agitated” as he drove in a maroon Nissan
Pulsar on Stockroute Road, near the
Flinders highway at Breddan 16km north
east of Charters Towers.
The two young men had an argument
and Tattersall drove on towards their
intended destination of Cairns, he said.
Tattersall told police Penno-Tompsett
got out of the car near a property with a
red iron fence and a bull’s skull on a post
near a silver fenced set of yards.
Tattersall said his friend had told him
there was a warrant out for his arrest, and
had argued with his father.
In an interview with news.com .au,
Brendan Tompsett said he did not care
about what the argument was over — he
just wanted his son back.
Police in helicopters have searched the
area near from where Penno-Tompsett is
believed to have vanished, and have door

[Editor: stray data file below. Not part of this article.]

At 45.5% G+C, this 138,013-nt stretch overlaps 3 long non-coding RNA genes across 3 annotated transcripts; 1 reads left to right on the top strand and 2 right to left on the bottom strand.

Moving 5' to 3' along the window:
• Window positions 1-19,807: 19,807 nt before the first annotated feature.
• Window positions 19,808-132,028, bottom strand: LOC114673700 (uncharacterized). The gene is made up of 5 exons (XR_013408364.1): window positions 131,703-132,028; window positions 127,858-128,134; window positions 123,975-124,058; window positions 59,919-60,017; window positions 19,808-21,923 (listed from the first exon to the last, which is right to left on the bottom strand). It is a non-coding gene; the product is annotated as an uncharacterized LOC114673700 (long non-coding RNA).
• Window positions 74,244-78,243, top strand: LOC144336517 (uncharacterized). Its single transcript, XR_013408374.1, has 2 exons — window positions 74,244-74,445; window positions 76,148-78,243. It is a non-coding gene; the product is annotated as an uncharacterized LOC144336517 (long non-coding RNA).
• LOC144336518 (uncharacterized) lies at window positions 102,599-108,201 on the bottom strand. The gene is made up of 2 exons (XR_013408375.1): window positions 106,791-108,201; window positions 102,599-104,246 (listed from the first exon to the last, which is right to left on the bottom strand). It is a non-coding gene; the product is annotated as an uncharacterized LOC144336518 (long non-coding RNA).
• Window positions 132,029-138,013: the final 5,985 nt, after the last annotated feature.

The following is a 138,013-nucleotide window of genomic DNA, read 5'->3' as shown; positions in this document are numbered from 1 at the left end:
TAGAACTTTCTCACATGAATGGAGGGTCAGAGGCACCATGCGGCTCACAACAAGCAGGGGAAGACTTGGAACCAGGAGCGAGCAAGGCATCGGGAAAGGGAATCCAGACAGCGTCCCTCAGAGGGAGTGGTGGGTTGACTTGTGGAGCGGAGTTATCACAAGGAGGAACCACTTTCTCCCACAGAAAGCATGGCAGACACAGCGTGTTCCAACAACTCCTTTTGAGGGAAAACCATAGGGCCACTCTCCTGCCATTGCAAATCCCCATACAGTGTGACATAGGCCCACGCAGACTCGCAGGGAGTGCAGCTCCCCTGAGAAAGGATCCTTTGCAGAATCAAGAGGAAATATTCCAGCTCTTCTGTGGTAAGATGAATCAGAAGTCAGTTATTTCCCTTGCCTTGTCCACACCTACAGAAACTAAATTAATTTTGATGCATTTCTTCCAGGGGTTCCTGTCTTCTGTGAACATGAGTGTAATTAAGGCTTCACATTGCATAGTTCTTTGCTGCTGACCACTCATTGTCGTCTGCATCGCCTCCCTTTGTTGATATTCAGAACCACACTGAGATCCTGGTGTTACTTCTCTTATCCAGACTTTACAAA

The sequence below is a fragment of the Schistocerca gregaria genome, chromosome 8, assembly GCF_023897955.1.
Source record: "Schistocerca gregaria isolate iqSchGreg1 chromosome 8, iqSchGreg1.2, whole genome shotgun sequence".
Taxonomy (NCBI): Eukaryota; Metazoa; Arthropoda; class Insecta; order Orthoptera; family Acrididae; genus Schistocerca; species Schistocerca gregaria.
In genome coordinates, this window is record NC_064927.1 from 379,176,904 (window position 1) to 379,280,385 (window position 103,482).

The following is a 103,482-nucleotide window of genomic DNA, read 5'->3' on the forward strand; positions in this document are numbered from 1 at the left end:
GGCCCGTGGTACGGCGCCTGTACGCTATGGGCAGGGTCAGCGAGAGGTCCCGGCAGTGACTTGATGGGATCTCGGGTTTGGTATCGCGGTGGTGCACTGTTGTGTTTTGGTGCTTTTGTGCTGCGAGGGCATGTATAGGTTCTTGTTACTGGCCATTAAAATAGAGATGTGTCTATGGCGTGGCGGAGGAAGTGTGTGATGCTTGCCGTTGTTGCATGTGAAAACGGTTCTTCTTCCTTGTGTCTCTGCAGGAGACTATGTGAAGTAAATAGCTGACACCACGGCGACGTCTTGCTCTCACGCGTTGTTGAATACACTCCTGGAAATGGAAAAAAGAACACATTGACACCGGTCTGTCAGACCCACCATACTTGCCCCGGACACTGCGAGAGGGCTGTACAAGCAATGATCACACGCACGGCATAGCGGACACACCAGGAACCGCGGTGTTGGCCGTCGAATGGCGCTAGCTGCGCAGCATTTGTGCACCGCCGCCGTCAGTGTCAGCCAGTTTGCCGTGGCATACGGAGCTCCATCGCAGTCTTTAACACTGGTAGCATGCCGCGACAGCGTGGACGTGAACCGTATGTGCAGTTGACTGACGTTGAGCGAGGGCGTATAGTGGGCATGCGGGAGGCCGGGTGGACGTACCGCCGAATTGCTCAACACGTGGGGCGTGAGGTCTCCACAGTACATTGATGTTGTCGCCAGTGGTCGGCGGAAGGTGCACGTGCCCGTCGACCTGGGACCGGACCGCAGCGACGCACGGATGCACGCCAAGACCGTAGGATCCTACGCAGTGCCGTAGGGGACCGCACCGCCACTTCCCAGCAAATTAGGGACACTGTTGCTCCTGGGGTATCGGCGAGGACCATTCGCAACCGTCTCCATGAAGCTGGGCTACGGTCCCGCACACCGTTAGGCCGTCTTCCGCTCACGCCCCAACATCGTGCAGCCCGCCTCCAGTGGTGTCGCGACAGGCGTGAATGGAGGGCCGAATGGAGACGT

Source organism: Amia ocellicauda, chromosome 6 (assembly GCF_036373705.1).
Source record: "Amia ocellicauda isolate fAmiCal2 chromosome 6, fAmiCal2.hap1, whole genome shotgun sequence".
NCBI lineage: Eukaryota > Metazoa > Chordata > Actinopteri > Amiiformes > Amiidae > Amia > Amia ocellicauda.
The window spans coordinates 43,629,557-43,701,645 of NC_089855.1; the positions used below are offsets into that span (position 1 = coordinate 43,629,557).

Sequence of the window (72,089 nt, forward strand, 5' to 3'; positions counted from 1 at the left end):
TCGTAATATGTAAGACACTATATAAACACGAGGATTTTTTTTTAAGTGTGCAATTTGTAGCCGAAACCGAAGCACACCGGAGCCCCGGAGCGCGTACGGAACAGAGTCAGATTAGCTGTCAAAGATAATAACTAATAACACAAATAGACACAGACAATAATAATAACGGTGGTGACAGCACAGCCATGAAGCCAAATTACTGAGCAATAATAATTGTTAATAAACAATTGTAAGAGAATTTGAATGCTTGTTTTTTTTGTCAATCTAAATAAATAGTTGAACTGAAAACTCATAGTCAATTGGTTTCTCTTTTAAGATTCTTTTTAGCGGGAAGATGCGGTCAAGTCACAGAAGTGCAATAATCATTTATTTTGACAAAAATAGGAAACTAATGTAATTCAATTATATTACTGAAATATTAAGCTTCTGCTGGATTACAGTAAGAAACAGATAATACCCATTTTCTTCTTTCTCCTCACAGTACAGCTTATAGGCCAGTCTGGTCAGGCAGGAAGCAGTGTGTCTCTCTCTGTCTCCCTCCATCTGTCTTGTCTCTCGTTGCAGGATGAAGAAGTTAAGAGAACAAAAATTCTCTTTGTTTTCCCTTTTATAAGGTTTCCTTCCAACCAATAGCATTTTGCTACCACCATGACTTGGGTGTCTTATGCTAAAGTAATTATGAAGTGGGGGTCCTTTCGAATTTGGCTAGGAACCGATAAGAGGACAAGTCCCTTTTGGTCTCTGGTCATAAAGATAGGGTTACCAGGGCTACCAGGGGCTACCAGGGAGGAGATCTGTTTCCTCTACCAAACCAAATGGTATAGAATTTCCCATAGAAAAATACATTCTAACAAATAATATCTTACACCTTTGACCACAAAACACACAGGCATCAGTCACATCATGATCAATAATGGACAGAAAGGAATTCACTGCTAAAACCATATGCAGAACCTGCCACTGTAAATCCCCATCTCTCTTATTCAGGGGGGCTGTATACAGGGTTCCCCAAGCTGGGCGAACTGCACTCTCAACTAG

Truck driver Dwain Potter said
hitchhiking was still common practice
along the Flinders highway, despite its
In 2014, jailed killer Andy Albury
allegedly confessed in prison to a killing
spree along the highway between 1970
and 1980. “ It’s called the highway of
death, you know,” Potter said.
“A lot of people went missing here in
the 1970s and 1980s ... but that was a
long time ago.”
Charters Towers police described the
latest incident as “certainly an unusual
disappearance” and said the community
“ wants to find Jayden safe and well”.
— New Zealand Herald
Police at the murder scene under Sensible Creek bridge in 1972, where Robin
Hoinville-Bartram’s body was found.
The Mackay sisters, Judith, seven, and Susan, five, whose bodies were found stabbed, raped and strangled at Antil Plains Creek
off the Flinders Highway.